This is a lovely spellbinding, and bittersweet story. This book reminded me of Hotel on the Corner of Bitter and Sweet and you might also enjoy Garden of Evening Mists. We have many of Isabel Allende’s other titles.
Book – Hi Anxiety: Life With a Bad Case of Nerves by Kat Kinsman is an exploration of anxiety and its effect on one woman’s life. In 2014, Kat went public about having General Anxiety Disorder, publishing a blog post on CNN.com titled “Living With Anxiety, Searching For Joy“. The reception following the publication was incredible; she received an overwhelming response from readers overjoyed to hear a voice that resonated so much with their own lives.
I have to mention first how much I love the cover art of this book; I’m always a sucker for cute animals, (especially bunnies) and I snatched this off the shelf without a second thought. It also seems appropriate given the subject matter–rabbits are by nature skittish, nervous bundles of fluff, in my opinion a perfect mascot for anxiety.
Kat Kinsman is a funny, relatable author who does an amazing job showing what life is like for someone living with anxiety. She delves into all aspects of her life in a format that switches between chronological chapters, and sections titled irrational fear. The irrational fear segments detail specific activities and instances that incite anxiety in Kat, including but not limited to: “Seeing the doctor,” “Having No way Out,” and “Driving”. My favorite thing about this book is Kat’s focus on personal relationships–the role anxiety plays in her relationships with others, and specifically its impact on the pursuance of romantic relationships. Embarking on romantic endeavors is difficult enough without anxiety and I found that Kat’s personal narrative of love and loss really resonated with me.
It’s easy to feel a connection to Kat’s words thanks to the intimate and honest nature of her writing. Whether or not a reader struggles with a mental disorder, I think anyone can find a connection with some aspect of Kat’s experiences.
Book – Miranda is a troubled young woman; she has pica, the compulsion to eat things that are not food, and rejects her pastry-chef father’s attempts to get her to eat normally. Her mother, a photographer, died while on a trip to Haiti, and Miri hasn’t been the same since. Her twin brother wants to help but doesn’t know how, especially when she’s accepted to Cambridge and he’s not. The house they live in, their great-grandmother’s house, wants to keep Miranda at any cost, which is not the same as protecting her. When Miranda brings home her Black girlfriend from college, the thin barrier separating the reality of the house from the reality of the rest of their lives starts to slip.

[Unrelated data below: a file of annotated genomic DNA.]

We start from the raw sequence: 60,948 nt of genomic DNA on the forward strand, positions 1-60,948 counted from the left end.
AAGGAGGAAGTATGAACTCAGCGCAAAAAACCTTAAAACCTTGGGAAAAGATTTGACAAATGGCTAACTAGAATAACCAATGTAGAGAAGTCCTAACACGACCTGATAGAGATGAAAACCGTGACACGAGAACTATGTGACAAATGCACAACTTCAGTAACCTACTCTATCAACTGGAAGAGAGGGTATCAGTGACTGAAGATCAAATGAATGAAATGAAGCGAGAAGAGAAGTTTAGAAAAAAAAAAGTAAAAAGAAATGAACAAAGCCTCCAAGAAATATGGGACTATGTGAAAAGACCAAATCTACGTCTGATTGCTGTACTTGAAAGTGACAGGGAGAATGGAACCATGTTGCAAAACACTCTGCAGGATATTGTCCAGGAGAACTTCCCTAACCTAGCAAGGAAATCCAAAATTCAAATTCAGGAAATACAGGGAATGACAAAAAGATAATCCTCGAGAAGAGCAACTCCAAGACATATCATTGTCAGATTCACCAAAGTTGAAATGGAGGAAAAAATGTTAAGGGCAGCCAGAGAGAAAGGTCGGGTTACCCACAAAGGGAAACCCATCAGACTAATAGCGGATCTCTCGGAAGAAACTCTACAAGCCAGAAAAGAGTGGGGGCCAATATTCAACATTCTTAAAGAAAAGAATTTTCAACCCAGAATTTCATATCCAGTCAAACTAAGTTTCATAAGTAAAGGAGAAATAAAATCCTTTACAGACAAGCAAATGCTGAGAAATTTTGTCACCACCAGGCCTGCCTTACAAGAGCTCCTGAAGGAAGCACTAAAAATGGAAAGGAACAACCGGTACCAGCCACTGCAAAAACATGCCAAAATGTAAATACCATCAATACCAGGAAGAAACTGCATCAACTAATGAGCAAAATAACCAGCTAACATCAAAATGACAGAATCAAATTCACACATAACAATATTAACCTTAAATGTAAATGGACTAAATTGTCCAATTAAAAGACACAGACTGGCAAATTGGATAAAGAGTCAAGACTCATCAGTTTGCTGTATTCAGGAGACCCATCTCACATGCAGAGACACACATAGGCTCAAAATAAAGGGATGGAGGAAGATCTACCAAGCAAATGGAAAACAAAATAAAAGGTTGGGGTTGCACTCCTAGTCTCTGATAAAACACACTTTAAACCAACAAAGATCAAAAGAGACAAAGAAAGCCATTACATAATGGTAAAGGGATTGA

Although this was a short book, it took me a while to read; there’s a lot to digest (pardon the pun). It has a lot to say about the prejudices we inherit, and how hard it is to shed them; and the things we’ll do to keep ourselves in (what we perceive to be) safety. Try this if you like The Haunting of Hill House by Shirley Jackson, another story about insane houses and troubled women.
Book – I have a fundamental problem with the term ‘cozy mystery’. I agree that it’s a useful term to distinguish the darker, faster-paced, harder-edged tone of a thriller like Gone Girl from an all-ages mystery puzzler like the marvelously re-readable Westing Game. It seems patronizing, however, to imply that there is anything remotely ‘cozy’ about the slow-burn psychological horror of stories featuring protagonists trapped in increasing danger, like Christie’s terrifying And Then There Were None or J. Jefferson Farjeon’s pleasingly creepy Mystery in White.
For the same reason, I would hesitate to label The Crime at the Black Dudley–the first book in Margery Allingham’s classic Campion series–as a ‘cozy’. Yes, it’s written by one of the Queens of mystery’s Golden Age, and yes, it features an eccentric amateur sleuth in an English country house. But it’s also a story about a group of innocents, and one unknown murderer, locked in a remote house by a gang of international thugs, in the company of their dead host, facing increasing and violent pressure to hand over a document which one of the party has already destroyed. It’s a nightmarish (if over the top) scenario, and Allingham skillfully milks the claustrophobia of the situation for all it’s worth. The story is wonderfully told in other respects as well, like the fact that the narrator, an undercover policeman, turns out not to be the one who saves the day; Allingham intended him to be the star of her series, but Peter Wimsey caricature Albert Campion unexpectedly stole the show instead.
The Crime at the Black Dudley was a great find hidden away in our stacks, a reminder of the manifold delights of cozy mysteries–or whatever you might want to call them.